We went swimming.
We went to the small town of Toronto, Ohio, which would be just ten minutes up Route Seven from my house if they ever finished the construction and opened both lanes. As it is, it takes half an hour.
Toronto is much smaller and cleaner than Steubenville. It’s on a steep hillside cascading down to the Ohio, with West Virginia cascading up on the other side. You see rolling trees on the mountains instead of layers of colored shale: not stratum after stratum of red rock, but green rising up to blue and blue going on forever.
It hasn’t been very blue this summer. We keep getting caught in a plume of Canadian wildfire smoke, so a clear sky is the color of canvas. But on Thursday it was sparkling blue. The green on the Ohio side to my left rose up to curtain off the western horizon. The river was a thick band of tarnished silver to my left. The trees on the West Virginia side, beyond the river, appeared a lighter green.
When I came to this terrible place I thought it was so ugly. I kept reminding myself it would only be for two years of graduate school, and then I’d move on to a PhD program in a nice big city, win souls for Christ and help people.
It’s been seventeen years.
Columbus, the city I grew up in, is flat as a board. The green doesn’t rise up to the blue; it just stretches out. You can see the skyscrapers of downtown from miles away. Broad Street runs east to west, High Street runs north to south. The other roads are laid out in a grid in the same way. The districts are fairly regular rectangles. You could traverse the whole city without getting on the freeway, if you had the time, and it’s difficult to get lost. Here in the foothills of the Appalachian mountains, you can’t see more than a very short distance. The roads dip up and downhill and zigzag around the shale cliffs. You can’t see your destination until you’re already there.
On the way back from a recent trip to Columbus, Adrienne says she knows she’s home when the flat land gives way to mountains again. I am the opposite. I know I’m home when I’m halfway to Columbus and the mountains flatten out. But I don’t live in Columbus and could never afford to. I live here, where the hideous coal plants are closing one by one, not nearly fast enough, and the dilapidated old steel mills are slowly dissolving into the Ohio river.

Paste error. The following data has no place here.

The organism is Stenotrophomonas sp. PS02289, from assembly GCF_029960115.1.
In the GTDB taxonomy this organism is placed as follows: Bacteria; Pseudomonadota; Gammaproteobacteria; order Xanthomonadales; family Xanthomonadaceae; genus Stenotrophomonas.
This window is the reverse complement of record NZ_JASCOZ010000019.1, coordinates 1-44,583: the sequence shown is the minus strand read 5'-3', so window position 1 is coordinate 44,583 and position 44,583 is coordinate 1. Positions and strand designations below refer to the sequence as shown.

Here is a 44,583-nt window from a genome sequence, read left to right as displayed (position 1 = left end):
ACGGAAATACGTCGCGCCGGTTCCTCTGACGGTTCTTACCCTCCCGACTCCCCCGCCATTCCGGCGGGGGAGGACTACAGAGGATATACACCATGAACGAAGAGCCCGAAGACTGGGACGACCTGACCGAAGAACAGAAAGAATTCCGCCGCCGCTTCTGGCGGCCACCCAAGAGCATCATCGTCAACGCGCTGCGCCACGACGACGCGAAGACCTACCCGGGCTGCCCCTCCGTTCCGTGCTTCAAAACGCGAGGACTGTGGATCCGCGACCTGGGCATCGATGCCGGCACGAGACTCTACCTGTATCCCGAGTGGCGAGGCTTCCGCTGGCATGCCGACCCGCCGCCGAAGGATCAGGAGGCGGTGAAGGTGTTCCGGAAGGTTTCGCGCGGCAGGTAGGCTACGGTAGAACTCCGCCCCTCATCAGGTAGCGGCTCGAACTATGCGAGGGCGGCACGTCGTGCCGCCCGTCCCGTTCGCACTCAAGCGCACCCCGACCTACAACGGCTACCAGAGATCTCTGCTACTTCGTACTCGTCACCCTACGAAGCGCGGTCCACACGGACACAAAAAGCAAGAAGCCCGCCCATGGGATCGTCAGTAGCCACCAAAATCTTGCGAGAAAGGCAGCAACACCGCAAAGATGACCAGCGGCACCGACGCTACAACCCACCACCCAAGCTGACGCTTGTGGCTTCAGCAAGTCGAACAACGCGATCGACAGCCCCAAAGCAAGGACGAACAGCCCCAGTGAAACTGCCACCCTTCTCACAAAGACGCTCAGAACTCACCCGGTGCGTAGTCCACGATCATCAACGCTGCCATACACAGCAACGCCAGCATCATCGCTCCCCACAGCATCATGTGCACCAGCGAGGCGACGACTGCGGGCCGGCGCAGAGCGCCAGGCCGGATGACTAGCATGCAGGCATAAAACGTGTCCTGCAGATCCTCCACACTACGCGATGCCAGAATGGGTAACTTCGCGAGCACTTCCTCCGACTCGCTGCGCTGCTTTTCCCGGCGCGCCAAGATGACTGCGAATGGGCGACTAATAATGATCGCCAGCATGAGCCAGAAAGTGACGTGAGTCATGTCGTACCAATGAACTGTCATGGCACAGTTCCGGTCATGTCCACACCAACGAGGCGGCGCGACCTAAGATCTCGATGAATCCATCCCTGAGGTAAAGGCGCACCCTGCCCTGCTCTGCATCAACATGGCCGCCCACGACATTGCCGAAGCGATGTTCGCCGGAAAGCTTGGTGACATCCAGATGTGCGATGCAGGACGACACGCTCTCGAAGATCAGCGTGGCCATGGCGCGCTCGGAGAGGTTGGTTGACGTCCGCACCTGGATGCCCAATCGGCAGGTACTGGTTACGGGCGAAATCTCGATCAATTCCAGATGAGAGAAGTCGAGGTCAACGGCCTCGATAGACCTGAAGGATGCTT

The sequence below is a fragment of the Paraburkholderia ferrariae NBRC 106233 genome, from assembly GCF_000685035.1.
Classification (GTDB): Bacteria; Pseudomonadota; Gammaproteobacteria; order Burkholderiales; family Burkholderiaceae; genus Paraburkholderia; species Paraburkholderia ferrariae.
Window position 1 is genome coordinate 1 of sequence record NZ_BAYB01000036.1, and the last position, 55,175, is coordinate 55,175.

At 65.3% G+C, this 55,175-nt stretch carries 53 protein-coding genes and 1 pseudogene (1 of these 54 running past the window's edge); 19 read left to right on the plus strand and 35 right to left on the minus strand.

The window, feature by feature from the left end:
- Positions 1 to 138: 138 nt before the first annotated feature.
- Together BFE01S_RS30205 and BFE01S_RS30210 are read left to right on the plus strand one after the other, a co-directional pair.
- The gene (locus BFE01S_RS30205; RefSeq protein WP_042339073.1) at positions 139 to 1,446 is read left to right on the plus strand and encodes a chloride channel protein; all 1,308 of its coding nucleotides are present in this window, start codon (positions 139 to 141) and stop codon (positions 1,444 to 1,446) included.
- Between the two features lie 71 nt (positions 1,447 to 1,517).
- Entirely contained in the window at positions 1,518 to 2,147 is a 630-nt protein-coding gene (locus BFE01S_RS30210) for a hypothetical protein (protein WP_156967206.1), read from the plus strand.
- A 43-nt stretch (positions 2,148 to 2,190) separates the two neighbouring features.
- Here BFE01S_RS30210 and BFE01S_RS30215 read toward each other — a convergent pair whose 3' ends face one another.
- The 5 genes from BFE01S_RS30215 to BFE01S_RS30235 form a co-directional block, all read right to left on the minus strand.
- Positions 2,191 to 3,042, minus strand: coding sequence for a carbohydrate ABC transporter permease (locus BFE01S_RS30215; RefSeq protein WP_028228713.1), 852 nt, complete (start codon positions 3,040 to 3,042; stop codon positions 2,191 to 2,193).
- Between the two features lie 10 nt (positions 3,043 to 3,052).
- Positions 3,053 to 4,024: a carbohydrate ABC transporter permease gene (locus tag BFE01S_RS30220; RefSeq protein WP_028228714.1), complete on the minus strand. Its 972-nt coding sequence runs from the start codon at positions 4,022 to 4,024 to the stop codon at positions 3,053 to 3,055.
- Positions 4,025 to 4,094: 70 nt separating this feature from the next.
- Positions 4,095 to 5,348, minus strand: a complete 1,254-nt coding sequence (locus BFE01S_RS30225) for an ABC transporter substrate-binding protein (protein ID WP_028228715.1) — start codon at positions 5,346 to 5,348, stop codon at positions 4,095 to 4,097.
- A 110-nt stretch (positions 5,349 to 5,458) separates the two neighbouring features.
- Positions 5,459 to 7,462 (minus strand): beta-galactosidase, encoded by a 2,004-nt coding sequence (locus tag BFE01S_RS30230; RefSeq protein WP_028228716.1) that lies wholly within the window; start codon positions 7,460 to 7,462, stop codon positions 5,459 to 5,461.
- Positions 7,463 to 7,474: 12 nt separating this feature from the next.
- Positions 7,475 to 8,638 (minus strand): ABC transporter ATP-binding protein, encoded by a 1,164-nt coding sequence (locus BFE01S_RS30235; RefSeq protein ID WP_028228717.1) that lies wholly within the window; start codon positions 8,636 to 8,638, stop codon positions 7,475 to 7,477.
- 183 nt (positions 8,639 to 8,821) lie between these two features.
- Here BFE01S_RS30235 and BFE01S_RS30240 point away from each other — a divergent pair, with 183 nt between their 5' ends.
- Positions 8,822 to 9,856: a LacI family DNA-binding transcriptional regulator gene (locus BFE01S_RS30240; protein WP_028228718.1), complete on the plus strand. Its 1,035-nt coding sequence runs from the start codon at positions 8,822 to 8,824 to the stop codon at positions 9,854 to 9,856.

Still, it’s pretty up around Toronto.
We got there less than two hours before closing time, which meant we got the half off discount– luckily, since that was the last of the money. Adrienne had asked if she could buy a snack with her allowance afterward, and now I could treat her to one.
The pool is on the side of a steep hillside, as everything in Toronto is. On one side it’s green grass running up to the park, and from the park to the trees, from the trees to the sky. On the other, it’s downhill through a quaint little residential street, to the steeple of a Catholic church and then to the Ohio river and the tree-lined coast of West Virginia. The pool is a blue cup of water in between green. I swam back and forth as Adrienne played. When my head was out of the water, it was noisy with the sounds of children splashing and laughing. But when I ducked under, all was quiet. The blue was all around me. I might as well have been flying, up above the clouds, far away from the mountains.
I’ve been so exhausted, but I’m getting better.
The summer has been terribly quiet. No disasters. My harassing stalker is dead, and I’ve got my car back. I am no longer in that terrible codependent situation with the Lost Girl. I’ve come to a bit of a stalemate in my wrestling match with my Faith– I can never trust the Catholic Church again, but I know that I’ve met Christ there and I’ve been trying to go back to Mass to see if I can meet Him again. I have no idea whether I’m in mortal sin, or whether mortal sin exists, or whether I’ll burn in hell when I die. But I know that a just god would be far more patient with me than I’ve been with myself. And I know that if God is not just, I don’t want to spend eternity with him anyway.
When I came to this valley, from the place where the world is flat, I thought I knew everything. I was so excited to study at Franciscan University. I wanted to bully the whole world into loving Christ as I did. I was honored when Father Scanlan, thought to be a living saint, took a liking to me and agreed to be my spiritual director. I know better now.
I guess I’ll never know if Scanlan was deliberately feeding those young women to all those abusive priests, or if he really was truly that bad a judge of character. I’ll never know if the Charismatic Renewal really began with a movement of the Holy Spirit and devolved into the abusive madness I know, or if it was rotten from the beginning. I don’t know if the hundreds of us who lost everything to this insanity will ever see justice. I don’t know if I can ever be at peace in a church again, or if I’ll be forever seeking Christ while cringing in the back. I don’t know if I’ll ever be able to get out of here or if the mountains will seem like home someday. I cannot see anything. The world isn’t flat anymore.
Just then, swimming back and forth in the cup of blue between green hills, I didn’t mind not knowing.
It will never be right that it all happened. I will never not be sorry it happened.
Just then, though, I didn’t feel anger and I didn’t feel grief.
All I felt was quiet.
Mary Pezzulo is the author of Meditations on the Way of the Cross, The Sorrows and Joys of Mary, and Stumbling into Grace: How We Meet God in Tiny Works of Mercy.